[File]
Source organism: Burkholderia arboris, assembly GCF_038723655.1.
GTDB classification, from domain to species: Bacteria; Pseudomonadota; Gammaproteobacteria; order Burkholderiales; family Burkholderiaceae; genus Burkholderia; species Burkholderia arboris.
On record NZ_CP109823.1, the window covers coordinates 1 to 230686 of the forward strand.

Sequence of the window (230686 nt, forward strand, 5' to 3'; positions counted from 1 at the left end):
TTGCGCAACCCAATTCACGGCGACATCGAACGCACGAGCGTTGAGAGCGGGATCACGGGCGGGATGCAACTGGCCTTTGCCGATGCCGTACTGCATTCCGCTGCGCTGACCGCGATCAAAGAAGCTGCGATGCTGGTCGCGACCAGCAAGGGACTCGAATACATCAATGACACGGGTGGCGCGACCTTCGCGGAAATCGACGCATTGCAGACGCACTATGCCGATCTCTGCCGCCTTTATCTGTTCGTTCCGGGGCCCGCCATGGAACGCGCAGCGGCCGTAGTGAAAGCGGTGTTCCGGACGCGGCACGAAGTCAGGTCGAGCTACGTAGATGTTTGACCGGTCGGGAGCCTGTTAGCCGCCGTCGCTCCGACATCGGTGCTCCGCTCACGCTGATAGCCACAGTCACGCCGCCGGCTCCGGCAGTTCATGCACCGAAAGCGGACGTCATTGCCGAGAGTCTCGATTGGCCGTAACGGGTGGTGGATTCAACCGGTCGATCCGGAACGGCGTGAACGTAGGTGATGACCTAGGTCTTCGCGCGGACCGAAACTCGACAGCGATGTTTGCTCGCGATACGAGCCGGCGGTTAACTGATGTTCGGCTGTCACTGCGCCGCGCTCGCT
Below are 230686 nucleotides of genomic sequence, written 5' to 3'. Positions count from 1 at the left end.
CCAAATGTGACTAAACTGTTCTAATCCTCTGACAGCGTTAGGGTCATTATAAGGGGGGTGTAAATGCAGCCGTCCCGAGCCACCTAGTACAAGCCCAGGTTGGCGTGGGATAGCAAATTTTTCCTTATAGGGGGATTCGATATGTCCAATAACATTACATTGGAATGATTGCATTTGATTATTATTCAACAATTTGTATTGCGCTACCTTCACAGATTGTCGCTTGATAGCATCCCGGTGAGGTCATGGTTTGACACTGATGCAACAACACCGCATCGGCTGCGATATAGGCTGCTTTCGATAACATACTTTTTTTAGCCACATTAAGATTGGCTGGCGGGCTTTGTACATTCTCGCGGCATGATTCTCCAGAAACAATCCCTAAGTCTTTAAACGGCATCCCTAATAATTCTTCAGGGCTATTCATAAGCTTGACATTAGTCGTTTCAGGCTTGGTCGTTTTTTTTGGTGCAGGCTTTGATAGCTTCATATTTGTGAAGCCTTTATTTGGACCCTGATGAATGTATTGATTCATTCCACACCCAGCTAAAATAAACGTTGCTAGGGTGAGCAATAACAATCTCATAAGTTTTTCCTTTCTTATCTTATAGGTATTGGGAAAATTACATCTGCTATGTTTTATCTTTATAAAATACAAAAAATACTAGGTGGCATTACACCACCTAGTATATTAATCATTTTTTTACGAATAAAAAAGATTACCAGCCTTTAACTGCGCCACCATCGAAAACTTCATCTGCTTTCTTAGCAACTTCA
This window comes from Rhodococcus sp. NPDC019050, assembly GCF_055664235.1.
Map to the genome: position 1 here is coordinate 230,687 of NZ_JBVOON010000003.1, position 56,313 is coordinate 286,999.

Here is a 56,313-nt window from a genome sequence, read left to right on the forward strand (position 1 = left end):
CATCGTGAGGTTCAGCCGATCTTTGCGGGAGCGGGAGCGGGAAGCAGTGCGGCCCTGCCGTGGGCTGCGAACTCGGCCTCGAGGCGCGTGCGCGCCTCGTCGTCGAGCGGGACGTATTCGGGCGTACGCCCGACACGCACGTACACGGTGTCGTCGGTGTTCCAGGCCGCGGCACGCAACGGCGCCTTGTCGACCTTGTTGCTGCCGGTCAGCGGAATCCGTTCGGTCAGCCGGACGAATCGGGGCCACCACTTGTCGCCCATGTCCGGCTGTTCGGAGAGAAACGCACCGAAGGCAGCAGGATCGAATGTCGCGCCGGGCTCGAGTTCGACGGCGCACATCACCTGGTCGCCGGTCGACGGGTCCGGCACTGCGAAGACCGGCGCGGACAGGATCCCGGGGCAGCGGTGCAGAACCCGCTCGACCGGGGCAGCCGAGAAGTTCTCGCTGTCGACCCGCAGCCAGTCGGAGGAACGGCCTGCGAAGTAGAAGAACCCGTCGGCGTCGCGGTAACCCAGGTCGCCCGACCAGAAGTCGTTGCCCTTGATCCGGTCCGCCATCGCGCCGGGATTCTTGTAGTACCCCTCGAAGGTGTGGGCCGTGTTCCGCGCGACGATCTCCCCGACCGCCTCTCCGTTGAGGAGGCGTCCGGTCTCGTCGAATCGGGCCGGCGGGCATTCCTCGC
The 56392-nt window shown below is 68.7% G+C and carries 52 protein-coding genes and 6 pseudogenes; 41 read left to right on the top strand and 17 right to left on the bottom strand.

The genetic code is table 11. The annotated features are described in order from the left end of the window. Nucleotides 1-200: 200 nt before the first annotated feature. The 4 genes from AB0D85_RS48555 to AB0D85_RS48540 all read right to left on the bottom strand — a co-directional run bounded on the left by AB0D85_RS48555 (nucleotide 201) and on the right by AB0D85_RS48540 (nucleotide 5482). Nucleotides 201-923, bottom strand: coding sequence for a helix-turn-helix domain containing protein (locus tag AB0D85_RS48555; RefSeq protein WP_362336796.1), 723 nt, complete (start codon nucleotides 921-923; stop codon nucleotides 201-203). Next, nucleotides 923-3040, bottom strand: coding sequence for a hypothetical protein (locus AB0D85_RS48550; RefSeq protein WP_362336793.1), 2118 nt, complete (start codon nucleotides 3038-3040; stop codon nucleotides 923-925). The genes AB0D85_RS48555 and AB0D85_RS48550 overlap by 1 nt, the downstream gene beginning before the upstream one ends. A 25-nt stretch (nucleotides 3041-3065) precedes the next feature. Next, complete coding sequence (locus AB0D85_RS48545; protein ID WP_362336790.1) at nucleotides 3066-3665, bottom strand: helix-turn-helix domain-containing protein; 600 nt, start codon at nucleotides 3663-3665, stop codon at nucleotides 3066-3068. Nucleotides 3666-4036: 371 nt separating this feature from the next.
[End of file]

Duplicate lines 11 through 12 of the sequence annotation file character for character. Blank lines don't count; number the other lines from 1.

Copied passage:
CATCGTGAGGTTCAGCCGATCTTTGCGGGAGCGGGAGCGGGAAGCAGTGCGGCCCTGCCGTGGGCTGCGAACTCGGCCTCGAGGCGCGTGCGCGCCTCGTCGTCGAGCGGGACGTATTCGGGCGTACGCCCGACACGCACGTACACGGTGTCGTCGGTGTTCCAGGCCGCGGCACGCAACGGCGCCTTGTCGACCTTGTTGCTGCCGGTCAGCGGAATCCGTTCGGTCAGCCGGACGAATCGGGGCCACCACTTGTCGCCCATGTCCGGCTGTTCGGAGAGAAACGCACCGAAGGCAGCAGGATCGAATGTCGCGCCGGGCTCGAGTTCGACGGCGCACATCACCTGGTCGCCGGTCGACGGGTCCGGCACTGCGAAGACCGGCGCGGACAGGATCCCGGGGCAGCGGTGCAGAACCCGCTCGACCGGGGCAGCCGAGAAGTTCTCGCTGTCGACCCGCAGCCAGTCGGAGGAACGGCCTGCGAAGTAGAAGAACCCGTCGGCGTCGCGGTAACCCAGGTCGCCCGACCAGAAGTCGTTGCCCTTGATCCGGTCCGCCATCGCGCCGGGATTCTTGTAGTACCCCTCGAAGGTGTGGGCCGTGTTCCGCGCGACGATCTCCCCGACCGCCTCTCCGTTGAGGAGGCGTCCGGTCTCGTCGAATCGGGCCGGCGGGCATTCCTCGC
The 56392-nt window shown below is 68.7% G+C and carries 52 protein-coding genes and 6 pseudogenes; 41 read left to right on the top strand and 17 right to left on the bottom strand.